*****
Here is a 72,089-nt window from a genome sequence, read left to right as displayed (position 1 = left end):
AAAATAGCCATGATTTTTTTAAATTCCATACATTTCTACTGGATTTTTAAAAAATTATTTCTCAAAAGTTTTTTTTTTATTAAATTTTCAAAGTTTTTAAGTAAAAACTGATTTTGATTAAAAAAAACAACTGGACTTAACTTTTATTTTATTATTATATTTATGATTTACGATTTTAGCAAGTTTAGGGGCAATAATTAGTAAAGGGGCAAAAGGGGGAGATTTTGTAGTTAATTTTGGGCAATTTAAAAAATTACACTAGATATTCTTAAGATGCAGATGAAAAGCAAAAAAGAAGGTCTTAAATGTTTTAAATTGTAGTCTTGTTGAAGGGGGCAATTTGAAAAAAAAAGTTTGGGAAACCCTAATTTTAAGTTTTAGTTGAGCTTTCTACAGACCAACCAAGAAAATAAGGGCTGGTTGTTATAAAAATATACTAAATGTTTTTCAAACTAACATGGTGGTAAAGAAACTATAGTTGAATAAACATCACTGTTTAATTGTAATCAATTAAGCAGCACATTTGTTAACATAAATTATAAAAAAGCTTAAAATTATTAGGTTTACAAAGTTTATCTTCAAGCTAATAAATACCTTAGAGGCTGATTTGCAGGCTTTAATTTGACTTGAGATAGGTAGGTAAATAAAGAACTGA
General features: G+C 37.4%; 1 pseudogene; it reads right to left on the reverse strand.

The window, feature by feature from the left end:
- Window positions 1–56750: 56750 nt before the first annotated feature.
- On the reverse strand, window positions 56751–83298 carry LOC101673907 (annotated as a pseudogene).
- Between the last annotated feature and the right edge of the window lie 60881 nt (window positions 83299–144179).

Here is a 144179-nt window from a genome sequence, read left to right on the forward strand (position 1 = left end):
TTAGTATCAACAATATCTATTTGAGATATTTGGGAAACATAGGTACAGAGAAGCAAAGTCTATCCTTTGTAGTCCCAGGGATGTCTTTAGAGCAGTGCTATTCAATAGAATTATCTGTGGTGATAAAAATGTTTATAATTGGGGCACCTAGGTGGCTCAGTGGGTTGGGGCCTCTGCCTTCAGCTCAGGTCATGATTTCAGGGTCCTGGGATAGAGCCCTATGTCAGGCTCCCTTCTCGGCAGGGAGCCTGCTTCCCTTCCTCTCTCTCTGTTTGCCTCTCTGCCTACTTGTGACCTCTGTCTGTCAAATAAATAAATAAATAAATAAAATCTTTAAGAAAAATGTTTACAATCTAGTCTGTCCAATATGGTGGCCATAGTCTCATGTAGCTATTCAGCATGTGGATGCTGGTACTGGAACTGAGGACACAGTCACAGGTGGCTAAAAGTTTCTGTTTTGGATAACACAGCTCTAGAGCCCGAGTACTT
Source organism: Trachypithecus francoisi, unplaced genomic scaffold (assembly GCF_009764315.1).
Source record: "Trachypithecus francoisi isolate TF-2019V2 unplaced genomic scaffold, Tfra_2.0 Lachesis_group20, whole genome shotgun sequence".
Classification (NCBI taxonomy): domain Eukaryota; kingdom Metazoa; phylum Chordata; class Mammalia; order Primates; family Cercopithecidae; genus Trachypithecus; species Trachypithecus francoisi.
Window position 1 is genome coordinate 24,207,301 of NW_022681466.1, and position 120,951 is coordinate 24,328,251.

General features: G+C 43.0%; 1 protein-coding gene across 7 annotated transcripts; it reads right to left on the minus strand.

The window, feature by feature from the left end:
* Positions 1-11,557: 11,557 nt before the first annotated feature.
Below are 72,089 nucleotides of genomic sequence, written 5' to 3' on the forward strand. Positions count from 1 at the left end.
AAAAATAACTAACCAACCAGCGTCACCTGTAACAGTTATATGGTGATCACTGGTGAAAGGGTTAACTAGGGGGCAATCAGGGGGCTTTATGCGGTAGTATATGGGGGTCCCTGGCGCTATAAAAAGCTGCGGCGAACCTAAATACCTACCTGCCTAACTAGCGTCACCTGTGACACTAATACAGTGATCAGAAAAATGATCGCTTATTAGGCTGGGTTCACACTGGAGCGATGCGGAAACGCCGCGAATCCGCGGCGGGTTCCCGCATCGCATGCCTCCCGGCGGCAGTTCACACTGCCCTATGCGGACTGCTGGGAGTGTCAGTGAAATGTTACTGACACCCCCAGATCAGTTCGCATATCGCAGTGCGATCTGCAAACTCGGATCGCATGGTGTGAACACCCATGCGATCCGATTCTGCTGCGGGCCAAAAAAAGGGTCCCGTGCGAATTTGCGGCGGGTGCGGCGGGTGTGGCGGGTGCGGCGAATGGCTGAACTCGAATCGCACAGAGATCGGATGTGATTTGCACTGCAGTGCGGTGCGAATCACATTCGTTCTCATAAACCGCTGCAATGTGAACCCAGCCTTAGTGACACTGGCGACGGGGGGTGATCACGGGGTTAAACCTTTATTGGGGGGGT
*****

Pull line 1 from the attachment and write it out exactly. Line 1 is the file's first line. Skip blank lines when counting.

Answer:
Here is a 72,089-nt window from a genome sequence, read left to right as displayed (position 1 = left end):